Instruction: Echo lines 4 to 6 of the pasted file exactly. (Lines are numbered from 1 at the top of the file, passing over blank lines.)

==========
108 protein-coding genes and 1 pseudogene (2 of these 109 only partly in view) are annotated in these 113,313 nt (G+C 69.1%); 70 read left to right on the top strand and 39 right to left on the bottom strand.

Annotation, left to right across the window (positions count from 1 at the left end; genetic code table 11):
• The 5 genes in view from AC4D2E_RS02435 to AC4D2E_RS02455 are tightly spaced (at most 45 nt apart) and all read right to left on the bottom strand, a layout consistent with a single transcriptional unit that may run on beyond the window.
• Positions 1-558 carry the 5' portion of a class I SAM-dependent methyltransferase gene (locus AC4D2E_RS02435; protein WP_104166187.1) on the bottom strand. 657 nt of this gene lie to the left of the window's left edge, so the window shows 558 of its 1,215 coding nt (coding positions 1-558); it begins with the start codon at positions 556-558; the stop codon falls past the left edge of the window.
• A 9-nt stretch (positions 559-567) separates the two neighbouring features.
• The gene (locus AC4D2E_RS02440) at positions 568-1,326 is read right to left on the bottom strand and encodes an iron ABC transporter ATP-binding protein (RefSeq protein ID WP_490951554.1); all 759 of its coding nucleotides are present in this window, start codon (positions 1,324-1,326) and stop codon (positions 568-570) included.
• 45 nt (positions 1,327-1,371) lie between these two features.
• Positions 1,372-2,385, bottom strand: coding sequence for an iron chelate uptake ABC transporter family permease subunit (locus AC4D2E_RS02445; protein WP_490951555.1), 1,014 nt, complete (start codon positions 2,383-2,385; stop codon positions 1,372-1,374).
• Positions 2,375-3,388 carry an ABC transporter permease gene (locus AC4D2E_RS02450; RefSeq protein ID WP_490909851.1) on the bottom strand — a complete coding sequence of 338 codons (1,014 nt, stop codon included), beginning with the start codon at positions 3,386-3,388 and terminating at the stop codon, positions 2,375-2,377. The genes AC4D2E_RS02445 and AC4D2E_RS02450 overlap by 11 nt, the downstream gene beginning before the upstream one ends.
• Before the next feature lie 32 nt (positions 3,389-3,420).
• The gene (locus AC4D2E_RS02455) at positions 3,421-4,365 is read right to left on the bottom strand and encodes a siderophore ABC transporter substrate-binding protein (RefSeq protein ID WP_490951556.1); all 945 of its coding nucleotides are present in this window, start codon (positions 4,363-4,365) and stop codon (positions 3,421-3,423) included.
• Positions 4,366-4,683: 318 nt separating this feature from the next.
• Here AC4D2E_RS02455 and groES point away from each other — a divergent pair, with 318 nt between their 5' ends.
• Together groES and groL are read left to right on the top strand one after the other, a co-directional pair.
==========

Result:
• Positions 1-558 carry the 5' portion of a class I SAM-dependent methyltransferase gene (locus AC4D2E_RS02435; protein WP_104166187.1) on the bottom strand. 657 nt of this gene lie to the left of the window's left edge, so the window shows 558 of its 1,215 coding nt (coding positions 1-558); it begins with the start codon at positions 556-558; the stop codon falls past the left edge of the window.
• A 9-nt stretch (positions 559-567) separates the two neighbouring features.
• The gene (locus AC4D2E_RS02440) at positions 568-1,326 is read right to left on the bottom strand and encodes an iron ABC transporter ATP-binding protein (RefSeq protein ID WP_490951554.1); all 759 of its coding nucleotides are present in this window, start codon (positions 1,324-1,326) and stop codon (positions 568-570) included.